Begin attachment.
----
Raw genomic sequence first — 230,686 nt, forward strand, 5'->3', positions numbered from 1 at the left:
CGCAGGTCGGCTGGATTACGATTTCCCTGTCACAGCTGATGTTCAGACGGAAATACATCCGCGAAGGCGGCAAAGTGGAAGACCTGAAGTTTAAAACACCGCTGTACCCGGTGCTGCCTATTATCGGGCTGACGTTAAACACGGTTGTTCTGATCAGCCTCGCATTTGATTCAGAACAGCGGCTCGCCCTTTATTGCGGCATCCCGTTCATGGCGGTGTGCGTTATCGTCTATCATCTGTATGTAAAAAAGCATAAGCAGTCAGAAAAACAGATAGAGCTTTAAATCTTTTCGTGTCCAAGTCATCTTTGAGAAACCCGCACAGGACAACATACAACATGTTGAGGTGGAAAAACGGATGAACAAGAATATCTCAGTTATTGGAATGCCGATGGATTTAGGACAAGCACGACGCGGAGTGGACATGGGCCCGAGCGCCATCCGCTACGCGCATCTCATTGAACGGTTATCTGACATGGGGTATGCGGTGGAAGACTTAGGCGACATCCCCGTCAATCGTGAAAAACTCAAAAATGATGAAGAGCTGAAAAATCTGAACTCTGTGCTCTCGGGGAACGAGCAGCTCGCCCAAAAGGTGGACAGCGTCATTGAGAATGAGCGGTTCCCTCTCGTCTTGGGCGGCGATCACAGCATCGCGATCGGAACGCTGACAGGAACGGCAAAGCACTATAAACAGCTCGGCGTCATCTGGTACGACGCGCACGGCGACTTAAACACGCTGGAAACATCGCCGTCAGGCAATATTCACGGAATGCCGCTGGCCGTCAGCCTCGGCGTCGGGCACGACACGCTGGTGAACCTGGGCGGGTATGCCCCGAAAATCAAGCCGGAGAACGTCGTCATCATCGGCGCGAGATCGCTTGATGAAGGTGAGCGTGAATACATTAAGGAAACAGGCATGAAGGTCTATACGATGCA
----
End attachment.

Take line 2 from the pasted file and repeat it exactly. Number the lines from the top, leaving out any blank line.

CGCAGGTCGGCTGGATTACGATTTCCCTGTCACAGCTGATGTTCAGACGGAAATACATCCGCGAAGGCGGCAAAGTGGAAGACCTGAAGTTTAAAACACCGCTGTACCCGGTGCTGCCTATTATCGGGCTGACGTTAAACACGGTTGTTCTGATCAGCCTCGCATTTGATTCAGAACAGCGGCTCGCCCTTTATTGCGGCATCCCGTTCATGGCGGTGTGCGTTATCGTCTATCATCTGTATGTAAAAAAGCATAAGCAGTCAGAAAAACAGATAGAGCTTTAAATCTTTTCGTGTCCAAGTCATCTTTGAGAAACCCGCACAGGACAACATACAACATGTTGAGGTGGAAAAACGGATGAACAAGAATATCTCAGTTATTGGAATGCCGATGGATTTAGGACAAGCACGACGCGGAGTGGACATGGGCCCGAGCGCCATCCGCTACGCGCATCTCATTGAACGGTTATCTGACATGGGGTATGCGGTGGAAGACTTAGGCGACATCCCCGTCAATCGTGAAAAACTCAAAAATGATGAAGAGCTGAAAAATCTGAACTCTGTGCTCTCGGGGAACGAGCAGCTCGCCCAAAAGGTGGACAGCGTCATTGAGAATGAGCGGTTCCCTCTCGTCTTGGGCGGCGATCACAGCATCGCGATCGGAACGCTGACAGGAACGGCAAAGCACTATAAACAGCTCGGCGTCATCTGGTACGACGCGCACGGCGACTTAAACACGCTGGAAACATCGCCGTCAGGCAATATTCACGGAATGCCGCTGGCCGTCAGCCTCGGCGTCGGGCACGACACGCTGGTGAACCTGGGCGGGTATGCCCCGAAAATCAAGCCGGAGAACGTCGTCATCATCGGCGCGAGATCGCTTGATGAAGGTGAGCGTGAATACATTAAGGAAACAGGCATGAAGGTCTATACGATGCA